Of all the things that could have emerged from last year's Dowland anniversary, perhaps for many the most devoutly to be wished would have been a song recital disc from the English countertenor of the moment. Well, here it is, with 16 songs gathered under the title The Art of Melancholy although, this being Dowland, that encompasses most of the old favourites, and as Roger Savage's excellent booklet-note makes clear, such is the subtle variety of music and words in Dowland's melancholy world that semper dolens does not have to mean semper in idem . The main strength of Iestyn Davies's singing lies in its straightforward lyrical beauty, certainly a sound fit for Dowland's classic melodic grace. When his songs are performed as purely musically as this, the battle is already half-won, and indeed Davies seems to see no need for overdeliberate interpretation. His diction is clear (impressively quick in Can she excuse? ) but his phrases are touched by naturalness and a rejection of the kind of interpretational point-making that, for instance, has led many others to introduce a tiny hiatus after the third note of Time stands still . Instead, Davies can reach the heart of the matter through leisurely lingering in Flow my tears , an aching swell on the penultimate note of the ever-superb In darkness let me dwell , a brief burst of ornamentation or a momentary flowering of vibrato when a phrase, note or vowel demands it. Melancholy, it seems, does not have to have downright angst waiting round the corner. Davies's accompanist is Thomas Dunford, a lutenist still in his twenties but already making people notice him with his strongly projected resonant tone, wide range of touch and dynamic, and effortlessly attentive musicianship. His five solos are a strong plus; Lachrimae and Fortune my foe are both seriously slow and free. This is Dowland to treasure. --Gramophone July'14

The range of colour afforded to the songs by Davies yields a recital which stimulates interest and thought over its full 76 minutes; a far cry from many more monochromatic recordings of the repertoire.**** --Early Music Today, June'14

Customer Reviews

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Most Helpful Customer Reviews

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At the risk of sounding a discordant note amidst the general acclaim for this disc....

I heard Iestyn Davies's and Thomas Dunford's recital from York earlier in the year on Radio 3, and thought I'd enjoyed it. I heard the CD reviewed on BBC Radio 3, bought it alongside the new Paul O'Dette lute CD of his favourite Dowland, and Christoph Denoth's Mr Dowland's Midnight of Dowland on classical guitar. I have a large collection of Dowland's music, play some of it (on the guitar), and fell in love with it about 50 years ago.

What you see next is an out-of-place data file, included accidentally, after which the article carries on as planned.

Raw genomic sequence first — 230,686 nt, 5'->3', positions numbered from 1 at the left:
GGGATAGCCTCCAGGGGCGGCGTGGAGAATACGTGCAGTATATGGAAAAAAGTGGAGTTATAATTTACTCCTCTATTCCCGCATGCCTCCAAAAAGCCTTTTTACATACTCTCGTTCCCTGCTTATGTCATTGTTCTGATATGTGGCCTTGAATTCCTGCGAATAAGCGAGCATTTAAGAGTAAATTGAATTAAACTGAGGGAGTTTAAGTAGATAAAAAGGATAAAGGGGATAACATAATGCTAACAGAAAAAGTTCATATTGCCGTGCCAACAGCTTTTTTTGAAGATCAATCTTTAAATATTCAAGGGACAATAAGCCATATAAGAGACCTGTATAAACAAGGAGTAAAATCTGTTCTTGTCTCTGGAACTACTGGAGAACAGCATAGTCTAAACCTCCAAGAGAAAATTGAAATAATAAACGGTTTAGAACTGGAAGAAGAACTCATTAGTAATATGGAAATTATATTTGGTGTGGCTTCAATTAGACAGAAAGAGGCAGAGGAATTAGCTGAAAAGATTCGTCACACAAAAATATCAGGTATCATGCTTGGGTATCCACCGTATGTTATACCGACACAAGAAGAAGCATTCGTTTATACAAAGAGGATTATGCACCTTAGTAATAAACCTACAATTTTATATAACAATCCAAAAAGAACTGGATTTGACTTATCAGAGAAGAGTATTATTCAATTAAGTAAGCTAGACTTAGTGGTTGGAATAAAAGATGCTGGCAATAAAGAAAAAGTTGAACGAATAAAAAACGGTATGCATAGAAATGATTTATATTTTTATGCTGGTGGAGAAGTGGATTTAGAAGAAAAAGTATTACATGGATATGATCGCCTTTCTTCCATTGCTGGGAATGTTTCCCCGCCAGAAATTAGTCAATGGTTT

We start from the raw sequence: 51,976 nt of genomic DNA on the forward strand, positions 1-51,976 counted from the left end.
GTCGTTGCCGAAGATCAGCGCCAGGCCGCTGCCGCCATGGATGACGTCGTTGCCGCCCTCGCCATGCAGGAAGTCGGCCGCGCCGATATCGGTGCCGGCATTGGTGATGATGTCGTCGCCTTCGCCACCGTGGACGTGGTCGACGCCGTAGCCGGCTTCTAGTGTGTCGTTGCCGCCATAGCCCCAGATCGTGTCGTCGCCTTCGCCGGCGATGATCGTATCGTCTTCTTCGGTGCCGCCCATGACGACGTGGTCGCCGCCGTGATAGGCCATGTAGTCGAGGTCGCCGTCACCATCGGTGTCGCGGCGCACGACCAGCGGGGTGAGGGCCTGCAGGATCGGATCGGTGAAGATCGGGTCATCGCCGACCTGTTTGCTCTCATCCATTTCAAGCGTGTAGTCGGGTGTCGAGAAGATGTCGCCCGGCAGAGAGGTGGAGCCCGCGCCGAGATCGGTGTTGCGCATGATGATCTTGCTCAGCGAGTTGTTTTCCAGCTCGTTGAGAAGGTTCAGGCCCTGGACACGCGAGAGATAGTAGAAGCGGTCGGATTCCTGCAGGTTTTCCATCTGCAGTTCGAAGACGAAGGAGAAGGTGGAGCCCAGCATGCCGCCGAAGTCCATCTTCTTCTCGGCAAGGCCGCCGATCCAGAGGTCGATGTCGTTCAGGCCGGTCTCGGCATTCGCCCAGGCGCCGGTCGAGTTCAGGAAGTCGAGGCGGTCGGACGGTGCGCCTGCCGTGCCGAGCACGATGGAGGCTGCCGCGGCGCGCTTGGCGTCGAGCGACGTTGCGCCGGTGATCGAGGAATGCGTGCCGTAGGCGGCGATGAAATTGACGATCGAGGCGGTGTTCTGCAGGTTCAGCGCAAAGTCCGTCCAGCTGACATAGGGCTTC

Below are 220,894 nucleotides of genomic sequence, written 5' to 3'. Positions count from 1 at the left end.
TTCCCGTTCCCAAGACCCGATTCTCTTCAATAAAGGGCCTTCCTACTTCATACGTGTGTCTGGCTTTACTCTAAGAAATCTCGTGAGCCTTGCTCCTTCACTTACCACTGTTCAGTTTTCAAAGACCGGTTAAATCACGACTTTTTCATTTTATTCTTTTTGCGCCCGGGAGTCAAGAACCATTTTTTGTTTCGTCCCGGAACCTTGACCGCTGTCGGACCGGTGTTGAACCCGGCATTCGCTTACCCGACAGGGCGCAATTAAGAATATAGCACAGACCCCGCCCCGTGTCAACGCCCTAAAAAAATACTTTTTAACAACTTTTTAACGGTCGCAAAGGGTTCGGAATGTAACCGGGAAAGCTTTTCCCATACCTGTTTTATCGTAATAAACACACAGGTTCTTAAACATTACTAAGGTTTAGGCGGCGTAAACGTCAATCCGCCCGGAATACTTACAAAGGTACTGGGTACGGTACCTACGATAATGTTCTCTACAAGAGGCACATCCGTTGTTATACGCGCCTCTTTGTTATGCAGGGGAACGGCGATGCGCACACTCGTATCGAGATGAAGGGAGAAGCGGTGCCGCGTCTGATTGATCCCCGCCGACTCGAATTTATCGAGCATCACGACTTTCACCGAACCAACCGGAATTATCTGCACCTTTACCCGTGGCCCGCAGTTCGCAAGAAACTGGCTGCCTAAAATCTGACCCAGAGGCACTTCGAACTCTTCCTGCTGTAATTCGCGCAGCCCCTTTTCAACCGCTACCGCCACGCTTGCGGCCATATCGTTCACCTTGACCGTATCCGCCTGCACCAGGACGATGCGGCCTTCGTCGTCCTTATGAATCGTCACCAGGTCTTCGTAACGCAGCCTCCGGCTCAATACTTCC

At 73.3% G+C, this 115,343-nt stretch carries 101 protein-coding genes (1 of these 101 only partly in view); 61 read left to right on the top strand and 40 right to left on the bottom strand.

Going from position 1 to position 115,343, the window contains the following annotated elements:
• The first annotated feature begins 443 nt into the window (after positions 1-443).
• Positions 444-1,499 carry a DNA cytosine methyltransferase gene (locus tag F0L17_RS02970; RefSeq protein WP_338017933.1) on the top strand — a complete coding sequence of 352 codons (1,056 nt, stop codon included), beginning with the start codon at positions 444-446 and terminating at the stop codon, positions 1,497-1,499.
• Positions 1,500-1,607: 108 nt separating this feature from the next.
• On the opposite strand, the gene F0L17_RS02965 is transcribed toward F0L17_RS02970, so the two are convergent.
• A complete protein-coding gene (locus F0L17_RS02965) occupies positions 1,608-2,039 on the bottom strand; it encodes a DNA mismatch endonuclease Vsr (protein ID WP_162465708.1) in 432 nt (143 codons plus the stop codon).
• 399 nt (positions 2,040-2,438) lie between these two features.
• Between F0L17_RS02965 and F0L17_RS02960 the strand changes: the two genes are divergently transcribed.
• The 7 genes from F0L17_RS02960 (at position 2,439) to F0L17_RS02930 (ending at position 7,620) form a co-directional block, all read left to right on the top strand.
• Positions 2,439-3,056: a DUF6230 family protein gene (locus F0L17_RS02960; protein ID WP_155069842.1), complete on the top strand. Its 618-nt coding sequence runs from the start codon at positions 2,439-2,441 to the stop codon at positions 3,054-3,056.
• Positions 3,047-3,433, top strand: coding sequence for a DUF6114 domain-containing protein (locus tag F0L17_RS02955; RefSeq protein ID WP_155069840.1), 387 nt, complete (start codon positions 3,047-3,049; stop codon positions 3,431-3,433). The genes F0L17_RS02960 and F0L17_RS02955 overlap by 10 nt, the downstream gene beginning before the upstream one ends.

I've now played this CD several times, and really don't like it at all. Above all because of Davies's delivery and diction. You simply can't hear the words. Well, some of them. If you don't believe me, sit down with pen and paper and try to write down everything you've just heard. You won't be able to. At best there will be a lot of gaps. Then try the same with the Dowland songs on the old Consort of Musicke discs with Anthony Rooley and co - you'll hear every word of the singers, including the counter-tenor. Do the same with Alfred Deller - likewise. I was fortunate enough to be sitting in the front row at this year's Aldeburgh Festival recital by (among others) Magid El-Bushra (counter tenor) and Ian Watt (lute), singing Dowland songs - again, every word crystal clear. The words are essential in Dowland. But too many of Davies's words disappear into a sort of vocal mush. It's just a sound, a vocal effect. This can be a side-effect of the counter-tenor voice - something happens from the throat upwards. In Handel, possibly not a problem. But the Dowland songs are also poems, you need to hear the words. They need the unforced simplicity of a Martyn Hill, an Emma Kirkby, a Glenda Simpson...Davies just doesn't cut it.

His lutenist accompanist is...OK. It does come as welcome relief from Davies's singing.
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1 of 1 people found the following review helpful By Ned D on 18 Jun 2014
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Heartbreakingly beautiful singing of some wonderful songs, with excellent lute accompaniment. Davies has now confirmed his position as the pre-eminent counter-tenor of our age.
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1 of 1 people found the following review helpful By Alec Synge on 15 July 2014
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Blues Music - Renaissance style. Singer and accompanist are brilliantly in synch. You'll feel cathartically better after a shot of this.